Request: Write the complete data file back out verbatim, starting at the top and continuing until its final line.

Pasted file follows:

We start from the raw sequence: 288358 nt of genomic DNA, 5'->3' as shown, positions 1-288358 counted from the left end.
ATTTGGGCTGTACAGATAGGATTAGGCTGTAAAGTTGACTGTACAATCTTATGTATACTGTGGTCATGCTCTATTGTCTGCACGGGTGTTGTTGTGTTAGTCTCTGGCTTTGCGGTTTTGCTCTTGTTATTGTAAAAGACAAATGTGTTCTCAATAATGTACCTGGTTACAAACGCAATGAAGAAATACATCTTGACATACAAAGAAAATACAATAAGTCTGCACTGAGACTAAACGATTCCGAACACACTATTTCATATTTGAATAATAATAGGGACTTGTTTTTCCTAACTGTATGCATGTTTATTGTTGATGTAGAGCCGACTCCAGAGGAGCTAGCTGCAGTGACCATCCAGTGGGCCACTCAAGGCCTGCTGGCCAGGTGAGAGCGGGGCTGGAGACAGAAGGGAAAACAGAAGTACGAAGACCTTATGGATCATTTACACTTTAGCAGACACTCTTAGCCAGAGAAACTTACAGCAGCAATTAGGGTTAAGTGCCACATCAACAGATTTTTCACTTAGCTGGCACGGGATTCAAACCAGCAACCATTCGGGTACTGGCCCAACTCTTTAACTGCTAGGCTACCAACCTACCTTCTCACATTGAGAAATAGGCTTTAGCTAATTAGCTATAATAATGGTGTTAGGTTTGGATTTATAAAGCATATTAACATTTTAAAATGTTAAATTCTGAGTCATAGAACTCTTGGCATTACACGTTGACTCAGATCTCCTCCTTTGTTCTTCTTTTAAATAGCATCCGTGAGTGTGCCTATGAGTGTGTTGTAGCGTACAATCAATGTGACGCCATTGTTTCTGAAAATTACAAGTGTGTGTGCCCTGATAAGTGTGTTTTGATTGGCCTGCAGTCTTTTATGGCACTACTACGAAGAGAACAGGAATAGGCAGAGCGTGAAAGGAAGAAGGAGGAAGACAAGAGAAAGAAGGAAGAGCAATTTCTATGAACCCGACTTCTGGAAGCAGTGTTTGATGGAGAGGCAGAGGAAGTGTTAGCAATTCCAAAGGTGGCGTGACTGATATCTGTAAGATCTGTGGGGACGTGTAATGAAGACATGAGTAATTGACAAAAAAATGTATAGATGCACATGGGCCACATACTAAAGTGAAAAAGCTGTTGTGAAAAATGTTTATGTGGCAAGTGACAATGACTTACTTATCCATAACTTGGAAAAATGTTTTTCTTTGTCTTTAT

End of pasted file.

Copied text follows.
We start from the raw sequence: 288358 nt of genomic DNA, 5'->3' as shown, positions 1-288358 counted from the left end.
ATTTGGGCTGTACAGATAGGATTAGGCTGTAAAGTTGACTGTACAATCTTATGTATACTGTGGTCATGCTCTATTGTCTGCACGGGTGTTGTTGTGTTAGTCTCTGGCTTTGCGGTTTTGCTCTTGTTATTGTAAAAGACAAATGTGTTCTCAATAATGTACCTGGTTACAAACGCAATGAAGAAATACATCTTGACATACAAAGAAAATACAATAAGTCTGCACTGAGACTAAACGATTCCGAACACACTATTTCATATTTGAATAATAATAGGGACTTGTTTTTCCTAACTGTATGCATGTTTATTGTTGATGTAGAGCCGACTCCAGAGGAGCTAGCTGCAGTGACCATCCAGTGGGCCACTCAAGGCCTGCTGGCCAGGTGAGAGCGGGGCTGGAGACAGAAGGGAAAACAGAAGTACGAAGACCTTATGGATCATTTACACTTTAGCAGACACTCTTAGCCAGAGAAACTTACAGCAGCAATTAGGGTTAAGTGCCACATCAACAGATTTTTCACTTAGCTGGCACGGGATTCAAACCAGCAACCATTCGGGTACTGGCCCAACTCTTTAACTGCTAGGCTACCAACCTACCTTCTCACATTGAGAAATAGGCTTTAGCTAATTAGCTATAATAATGGTGTTAGGTTTGGATTTATAAAGCATATTAACATTTTAAAATGTTAAATTCTGAGTCATAGAACTCTTGGCATTACACGTTGACTCAGATCTCCTCCTTTGTTCTTCTTTTAAATAGCATCCGTGAGTGTGCCTATGAGTGTGTTGTAGCGTACAATCAATGTGACGCCATTGTTTCTGAAAATTACAAGTGTGTGTGCCCTGATAAGTGTGTTTTGATTGGCCTGCAGTCTTTTATGGCACTACTACGAAGAGAACAGGAATAGGCAGAGCGTGAAAGGAAGAAGGAGGAAGACAAGAGAAAGAAGGAAGAGCAATTTCTATGAACCCGACTTCTGGAAGCAGTGTTTGATGGAGAGGCAGAGGAAGTGTTAGCAATTCCAAAGGTGGCGTGACTGATATCTGTAAGATCTGTGGGGACGTGTAATGAAGACATGAGTAATTGACAAAAAAATGTATAGATGCACATGGGCCACATACTAAAGTGAAAAAGCTGTTGTGAAAAATGTTTATGTGGCAAGTGACAATGACTTACTTATCCATAACTTGGAAAAATGTTTTTCTTTGTCTTTAT